The Kentucky Derby is 'like the Oscars, but for horses': Here's what it was like at Churchill Downs on race day

Fashion reigned supreme with colorful hats and bow ties filling the track.

Hundreds of flamboyantly dressed fans in stadium seating.
Fans in the stands at the 150th Kentucky Derby. (Jeff Schear/Getty Images for Churchill Downs)

The sweet smell of mint juleps! The colorful hats and bow ties! There’s nothing like the Kentucky Derby.

Held annually on the first Saturday in May, the 1.25-mile race at Churchill Downs, in Louisville, Ky., is often cited as “the most exciting two minutes in sports” and marks the first leg of horse racing’s Triple Crown series — which includes the Preakness Stakes, on May 18, and the Belmont Stakes, on June 8.

Known as the “Run for the Roses,” the Derby has been an American tradition since 1875. As a first-time attendee, I can say that the best tradition is the fashion-forward spectators whose ensembles have come to define the crowds in attendance at the racing event.

“It’s like the Oscars, but for horses,” Lena Williamson, from Louisville, Ky., told Yahoo Entertainment of the Derby. “I’ve been coming for years with my husband, rain or shine. There’s something so magical about it.”

Before the race, Wynonna Judd belted out the national anthem. It was a full-circle moment for the singer and Kentucky native.

Wynonna Judd and Cactus Moser appear to sing, on a white balcony among three large bouquets of red roses.
Wynonna Judd and husband Cactus Moser perform the national anthem before the start of the 150th running of the Kentucky Derby at Churchill Downs. (Rob Carr/Getty Images)

“This is number one on my list,” Judd told Yahoo before taking the stage. “I’m going to stand out there, look at everybody and go, ‘Oh my god, I can’t believe I made it.’ I’m from Kentucky. I grew up coming here. I was raised on welfare, I had nothing and now I have everything. This is America.”

Martha Stewart followed the performance by giving the traditional “Riders up!” command.

“I’ve been practicing,” Stewart, who was dressed from head to toe in Peter Cohen, said on the Kentucky Derby red carpet.

As expected, one of the highlights was sizing up the fashionable crowd, who did not disappoint.

“It’s beyond all expectations,” fashion critic Zanna Roberts Rassi, who authored the Kentucky Derby’s first-ever style guide for its 150th anniversary, told Yahoo. “It’s everything I dreamed of. Lots of pastels, preppy and floral — larger than life 3D florals!”

The hats are, of course, a huge staple at the Derby. From the 1800s through the mid 20th century, headwear was both a fashion statement and a day-to-day necessity.

Hat maker Christine A. Moore told me the famous look of today’s Derby hats — large and in-your-face styles — were originally patterned after the fashion of its English and French predecessors. Though their popularity saw a gradual decline in the '60s, they were incorporated back into Derby fashion in the '90s, becoming the over-the-top American look seen today.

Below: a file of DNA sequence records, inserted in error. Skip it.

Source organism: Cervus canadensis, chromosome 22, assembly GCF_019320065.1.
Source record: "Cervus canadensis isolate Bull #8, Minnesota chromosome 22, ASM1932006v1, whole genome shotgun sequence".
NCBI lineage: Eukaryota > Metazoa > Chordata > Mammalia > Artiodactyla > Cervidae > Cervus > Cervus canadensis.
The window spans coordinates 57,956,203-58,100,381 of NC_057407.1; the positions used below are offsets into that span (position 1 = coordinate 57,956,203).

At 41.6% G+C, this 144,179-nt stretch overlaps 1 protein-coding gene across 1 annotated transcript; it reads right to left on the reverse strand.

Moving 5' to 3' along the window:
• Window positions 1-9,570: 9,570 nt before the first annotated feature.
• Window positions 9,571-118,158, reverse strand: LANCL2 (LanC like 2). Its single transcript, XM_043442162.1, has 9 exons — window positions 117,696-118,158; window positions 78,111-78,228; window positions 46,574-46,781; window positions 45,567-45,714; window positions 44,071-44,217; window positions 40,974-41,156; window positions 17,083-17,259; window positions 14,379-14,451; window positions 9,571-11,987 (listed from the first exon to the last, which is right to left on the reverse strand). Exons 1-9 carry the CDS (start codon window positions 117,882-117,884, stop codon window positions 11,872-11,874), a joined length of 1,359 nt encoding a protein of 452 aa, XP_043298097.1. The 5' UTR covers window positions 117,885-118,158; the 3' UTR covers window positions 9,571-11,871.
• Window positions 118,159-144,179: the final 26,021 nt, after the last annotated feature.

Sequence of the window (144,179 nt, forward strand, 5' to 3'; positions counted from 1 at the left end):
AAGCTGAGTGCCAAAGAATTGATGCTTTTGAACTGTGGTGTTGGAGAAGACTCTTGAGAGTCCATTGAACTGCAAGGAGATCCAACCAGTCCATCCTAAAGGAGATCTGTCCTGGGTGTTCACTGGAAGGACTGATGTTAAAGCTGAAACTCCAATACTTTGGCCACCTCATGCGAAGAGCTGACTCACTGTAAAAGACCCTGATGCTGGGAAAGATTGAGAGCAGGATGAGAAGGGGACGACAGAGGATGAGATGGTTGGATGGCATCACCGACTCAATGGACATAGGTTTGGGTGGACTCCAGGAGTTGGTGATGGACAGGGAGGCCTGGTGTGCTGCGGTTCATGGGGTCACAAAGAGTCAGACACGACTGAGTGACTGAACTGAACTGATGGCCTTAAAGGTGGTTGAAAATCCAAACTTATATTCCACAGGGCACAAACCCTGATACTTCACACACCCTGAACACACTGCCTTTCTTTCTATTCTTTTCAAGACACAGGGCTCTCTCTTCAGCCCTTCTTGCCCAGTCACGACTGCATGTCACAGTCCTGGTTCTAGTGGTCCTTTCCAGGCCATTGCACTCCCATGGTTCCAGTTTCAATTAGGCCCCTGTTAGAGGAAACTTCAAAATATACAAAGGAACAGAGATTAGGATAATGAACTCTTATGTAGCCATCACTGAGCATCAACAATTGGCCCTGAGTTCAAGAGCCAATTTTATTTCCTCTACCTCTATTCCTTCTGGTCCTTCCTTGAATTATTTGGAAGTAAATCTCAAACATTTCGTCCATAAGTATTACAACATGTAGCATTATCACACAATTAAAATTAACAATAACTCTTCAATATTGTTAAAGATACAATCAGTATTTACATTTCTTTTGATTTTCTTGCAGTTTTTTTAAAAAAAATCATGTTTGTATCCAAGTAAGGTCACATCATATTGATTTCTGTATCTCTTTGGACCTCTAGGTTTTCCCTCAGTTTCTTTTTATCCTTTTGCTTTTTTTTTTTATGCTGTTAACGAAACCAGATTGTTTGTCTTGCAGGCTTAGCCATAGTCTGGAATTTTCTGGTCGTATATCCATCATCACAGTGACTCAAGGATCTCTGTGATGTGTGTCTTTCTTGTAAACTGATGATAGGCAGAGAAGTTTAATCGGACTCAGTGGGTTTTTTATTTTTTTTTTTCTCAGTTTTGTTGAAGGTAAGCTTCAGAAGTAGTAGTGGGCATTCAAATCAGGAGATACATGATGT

A woman in large sunglasses holds a drink while wearing a hat that looks like an enormous red flower.
When it comes to hats, it's go big or go home. (Daniel Boczarski/Getty Images for Churchill Downs)
Three men smile for the camera and hold cigars while wear matching hats, bow ties and striped jackets.
For some attendees, the Derby was all about having fun with campy suits and a lot of personality. (Daniel Boczarski/Getty Images for Churchill Downs)

Tina Knowles, a frequent Derby attendee, said it’s a chance for men to express themselves sartorially too.

“The guys go all out!” she said, pointing to the colorful bow ties, fedoras and suits that have become a staple. “You never see guys dressed like this. It’s incredible.”

It’s not just about fashion, says Richie Sambora, former lead guitarist for Bon Jovi, who’s been coming to horse races since he was 12. For him, the Kentucky Derby has a way of uniting people. “Boy, do we need to be brought together in this world,” he said.

Several dozen people wearing flamboyant outfits with hats pose together in a room.
The reporter (far right) and a fashionable flock of Kentucky Derby attendees. (JP Davis/Derby Diversity Week)

“Everyone loves the Kentucky Derby, even if you’ve never been,” said music legend Smokey Robinson, who’s been coming to the event for 10 years. Despite his decade-long attendance, he doesn’t have a strategy for betting on horses. “If I like the number or the name, I just do that!”

NSync’s Joey Fatone, dressed in an all-white ensemble topped off with a white fedora, said the Derby inspires him to take more fashion risks. “I don’t normally wear white or cream, so this is not going to go well,” he joked.

Roughly 156,000 people watched on at Churchill Downs as Mystik Dan won in a three-way photo finish — only the 10th winner in the Derby’s history to win by that close of a margin. It was the largest crowd since 2018 and, according to ESPN, brought a whopping $210.7 million in bets laid down.